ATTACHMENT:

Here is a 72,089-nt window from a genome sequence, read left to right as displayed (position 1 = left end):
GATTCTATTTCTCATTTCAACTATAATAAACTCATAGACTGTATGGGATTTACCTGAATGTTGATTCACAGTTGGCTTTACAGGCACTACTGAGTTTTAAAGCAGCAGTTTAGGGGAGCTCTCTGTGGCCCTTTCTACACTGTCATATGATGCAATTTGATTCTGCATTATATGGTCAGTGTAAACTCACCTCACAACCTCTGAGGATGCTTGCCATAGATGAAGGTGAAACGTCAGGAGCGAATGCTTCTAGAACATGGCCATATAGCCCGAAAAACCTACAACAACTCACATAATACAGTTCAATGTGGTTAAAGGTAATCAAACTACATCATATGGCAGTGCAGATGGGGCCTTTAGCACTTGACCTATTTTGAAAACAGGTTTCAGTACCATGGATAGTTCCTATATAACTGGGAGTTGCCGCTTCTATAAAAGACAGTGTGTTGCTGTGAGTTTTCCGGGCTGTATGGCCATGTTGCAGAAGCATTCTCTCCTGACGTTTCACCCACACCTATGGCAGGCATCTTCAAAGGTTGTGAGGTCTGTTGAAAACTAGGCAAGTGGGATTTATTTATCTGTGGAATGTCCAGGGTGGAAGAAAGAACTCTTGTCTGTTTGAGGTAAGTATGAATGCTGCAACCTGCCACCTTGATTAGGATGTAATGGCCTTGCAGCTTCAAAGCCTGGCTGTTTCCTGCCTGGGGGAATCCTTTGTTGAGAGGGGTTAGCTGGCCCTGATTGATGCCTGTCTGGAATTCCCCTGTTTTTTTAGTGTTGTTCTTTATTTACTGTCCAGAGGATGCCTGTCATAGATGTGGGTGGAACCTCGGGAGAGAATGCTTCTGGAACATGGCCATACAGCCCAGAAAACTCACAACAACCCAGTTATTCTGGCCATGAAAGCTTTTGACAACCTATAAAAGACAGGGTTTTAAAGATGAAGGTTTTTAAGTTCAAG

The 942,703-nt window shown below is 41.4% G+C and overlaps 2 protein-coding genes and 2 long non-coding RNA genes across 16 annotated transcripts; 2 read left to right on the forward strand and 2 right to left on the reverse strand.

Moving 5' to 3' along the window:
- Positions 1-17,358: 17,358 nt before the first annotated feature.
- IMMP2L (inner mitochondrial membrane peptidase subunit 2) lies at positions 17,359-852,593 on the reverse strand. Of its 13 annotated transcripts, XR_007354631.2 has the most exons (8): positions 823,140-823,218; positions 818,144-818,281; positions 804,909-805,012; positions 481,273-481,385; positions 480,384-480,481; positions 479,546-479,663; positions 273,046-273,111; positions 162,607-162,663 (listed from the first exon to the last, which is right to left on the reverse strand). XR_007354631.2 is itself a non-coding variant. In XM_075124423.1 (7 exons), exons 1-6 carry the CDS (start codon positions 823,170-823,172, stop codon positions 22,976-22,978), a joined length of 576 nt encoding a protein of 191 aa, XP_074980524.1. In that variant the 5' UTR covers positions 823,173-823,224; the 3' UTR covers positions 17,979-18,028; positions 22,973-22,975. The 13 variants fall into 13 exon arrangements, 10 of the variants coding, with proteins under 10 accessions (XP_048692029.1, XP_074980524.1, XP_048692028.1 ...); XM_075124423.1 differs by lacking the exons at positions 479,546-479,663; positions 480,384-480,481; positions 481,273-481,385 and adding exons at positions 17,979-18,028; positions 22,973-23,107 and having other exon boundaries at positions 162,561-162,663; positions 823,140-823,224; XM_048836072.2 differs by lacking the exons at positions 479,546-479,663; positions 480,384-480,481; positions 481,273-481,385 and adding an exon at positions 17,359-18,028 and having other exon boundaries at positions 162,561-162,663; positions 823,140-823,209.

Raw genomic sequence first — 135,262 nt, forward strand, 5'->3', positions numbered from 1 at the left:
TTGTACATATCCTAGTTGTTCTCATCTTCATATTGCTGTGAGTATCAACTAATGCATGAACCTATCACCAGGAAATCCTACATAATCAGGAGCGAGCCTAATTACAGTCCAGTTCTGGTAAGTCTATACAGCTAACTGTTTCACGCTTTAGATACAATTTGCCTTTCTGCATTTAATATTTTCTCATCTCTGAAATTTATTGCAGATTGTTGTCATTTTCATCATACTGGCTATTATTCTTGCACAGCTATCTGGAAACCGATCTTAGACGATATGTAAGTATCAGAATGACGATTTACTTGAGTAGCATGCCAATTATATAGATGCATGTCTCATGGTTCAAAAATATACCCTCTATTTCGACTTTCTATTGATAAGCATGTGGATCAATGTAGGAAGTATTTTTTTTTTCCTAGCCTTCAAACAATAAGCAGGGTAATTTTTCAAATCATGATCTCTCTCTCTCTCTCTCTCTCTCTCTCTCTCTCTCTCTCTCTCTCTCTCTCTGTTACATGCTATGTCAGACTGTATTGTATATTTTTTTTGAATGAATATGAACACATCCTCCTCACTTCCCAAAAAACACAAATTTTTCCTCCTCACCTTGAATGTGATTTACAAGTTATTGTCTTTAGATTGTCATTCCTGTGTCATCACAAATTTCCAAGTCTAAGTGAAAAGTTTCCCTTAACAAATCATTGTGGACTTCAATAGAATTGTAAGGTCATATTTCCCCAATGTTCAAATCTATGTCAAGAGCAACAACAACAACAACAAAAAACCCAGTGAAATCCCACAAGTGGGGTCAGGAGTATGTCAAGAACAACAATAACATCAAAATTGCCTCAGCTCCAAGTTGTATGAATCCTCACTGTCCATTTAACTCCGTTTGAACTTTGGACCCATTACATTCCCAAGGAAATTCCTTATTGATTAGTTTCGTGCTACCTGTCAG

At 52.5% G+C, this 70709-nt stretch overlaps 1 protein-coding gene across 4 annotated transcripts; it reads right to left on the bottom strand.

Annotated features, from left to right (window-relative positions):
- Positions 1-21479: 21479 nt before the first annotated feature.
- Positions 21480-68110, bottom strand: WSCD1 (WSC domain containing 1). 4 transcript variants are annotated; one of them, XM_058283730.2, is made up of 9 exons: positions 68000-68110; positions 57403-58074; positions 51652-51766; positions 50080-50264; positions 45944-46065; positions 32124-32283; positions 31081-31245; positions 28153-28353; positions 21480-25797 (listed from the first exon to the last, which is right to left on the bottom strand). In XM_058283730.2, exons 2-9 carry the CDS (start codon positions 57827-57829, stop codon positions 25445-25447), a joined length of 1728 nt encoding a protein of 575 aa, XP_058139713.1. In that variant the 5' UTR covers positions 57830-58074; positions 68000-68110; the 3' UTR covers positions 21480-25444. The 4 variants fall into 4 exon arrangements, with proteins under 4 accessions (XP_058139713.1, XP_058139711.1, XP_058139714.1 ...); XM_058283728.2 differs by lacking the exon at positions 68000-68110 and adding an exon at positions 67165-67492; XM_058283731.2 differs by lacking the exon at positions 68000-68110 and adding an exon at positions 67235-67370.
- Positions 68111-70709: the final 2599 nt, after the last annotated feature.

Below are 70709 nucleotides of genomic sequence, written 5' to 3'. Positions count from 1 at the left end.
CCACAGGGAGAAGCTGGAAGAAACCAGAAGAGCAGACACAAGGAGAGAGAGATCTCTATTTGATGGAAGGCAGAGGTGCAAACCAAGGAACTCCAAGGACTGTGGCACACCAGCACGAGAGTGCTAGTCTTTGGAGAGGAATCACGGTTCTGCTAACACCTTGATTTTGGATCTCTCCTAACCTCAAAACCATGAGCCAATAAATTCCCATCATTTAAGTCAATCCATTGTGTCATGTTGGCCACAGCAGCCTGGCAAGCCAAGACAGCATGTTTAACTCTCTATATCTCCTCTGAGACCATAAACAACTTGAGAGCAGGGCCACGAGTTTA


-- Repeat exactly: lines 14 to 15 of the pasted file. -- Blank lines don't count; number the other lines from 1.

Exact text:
Below are 70709 nucleotides of genomic sequence, written 5' to 3'. Positions count from 1 at the left end.
CCACAGGGAGAAGCTGGAAGAAACCAGAAGAGCAGACACAAGGAGAGAGAGATCTCTATTTGATGGAAGGCAGAGGTGCAAACCAAGGAACTCCAAGGACTGTGGCACACCAGCACGAGAGTGCTAGTCTTTGGAGAGGAATCACGGTTCTGCTAACACCTTGATTTTGGATCTCTCCTAACCTCAAAACCATGAGCCAATAAATTCCCATCATTTAAGTCAATCCATTGTGTCATGTTGGCCACAGCAGCCTGGCAAGCCAAGACAGCATGTTTAACTCTCTATATCTCCTCTGAGACCATAAACAACTTGAGAGCAGGGCCACGAGTTTA